Horror stories are designed to artificially trigger our ‘fight, flight or freeze’ responses that send a wave of adrenalin through our bodies and prompt us to take action to escape the perceived threat.
This is typically achieved by a shocking break to gradually-built tension.
Investors will be all too familiar with this experience. Like a hapless character in a movie who runs from one threat right into the hands of the villain, a sudden fall in asset prices can prompt us to take swift action, only to discover later that we made a terrible decision.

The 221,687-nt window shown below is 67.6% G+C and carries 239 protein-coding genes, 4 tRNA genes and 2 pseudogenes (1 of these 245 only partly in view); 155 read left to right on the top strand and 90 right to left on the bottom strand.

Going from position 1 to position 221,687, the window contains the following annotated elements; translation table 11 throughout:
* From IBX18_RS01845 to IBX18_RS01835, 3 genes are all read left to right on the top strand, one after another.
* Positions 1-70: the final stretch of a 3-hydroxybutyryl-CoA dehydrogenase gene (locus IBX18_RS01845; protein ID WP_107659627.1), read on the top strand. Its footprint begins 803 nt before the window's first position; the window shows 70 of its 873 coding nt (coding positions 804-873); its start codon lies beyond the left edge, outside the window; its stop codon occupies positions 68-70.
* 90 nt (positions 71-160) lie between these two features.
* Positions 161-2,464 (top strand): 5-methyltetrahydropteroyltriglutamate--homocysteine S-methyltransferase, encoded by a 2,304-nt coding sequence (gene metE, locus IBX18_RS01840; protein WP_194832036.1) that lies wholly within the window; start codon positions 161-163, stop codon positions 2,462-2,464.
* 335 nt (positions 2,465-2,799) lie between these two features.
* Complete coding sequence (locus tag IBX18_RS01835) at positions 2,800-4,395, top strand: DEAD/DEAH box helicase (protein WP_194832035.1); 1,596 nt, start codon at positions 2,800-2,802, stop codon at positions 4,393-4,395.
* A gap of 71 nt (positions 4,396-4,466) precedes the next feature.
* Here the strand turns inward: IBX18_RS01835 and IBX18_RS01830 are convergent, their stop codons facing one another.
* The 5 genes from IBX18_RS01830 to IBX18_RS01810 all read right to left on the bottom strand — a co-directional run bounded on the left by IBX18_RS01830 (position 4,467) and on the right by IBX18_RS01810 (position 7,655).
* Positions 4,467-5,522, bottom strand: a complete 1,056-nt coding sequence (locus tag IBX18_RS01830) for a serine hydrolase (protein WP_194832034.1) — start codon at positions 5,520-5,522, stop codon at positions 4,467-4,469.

In my previous career managing portfolios directly for individuals, I witnessed several examples of clients who insisted on selling their entire portfolio when assets were falling. While they often saved money when measured at the bottom of the market cycle, they typically failed to re-invest, believing they had escaped the threat of falling prices. Only later did they realize later that they had run into the arms of the great threat of not investing and they drifted further away from their goals.
When watching horror movies or market movements, it is typically better to look away when you are feeling uncomfortable.
-Dan Kemp, Global Chief Investment Officer, Morningstar Investment Management Europe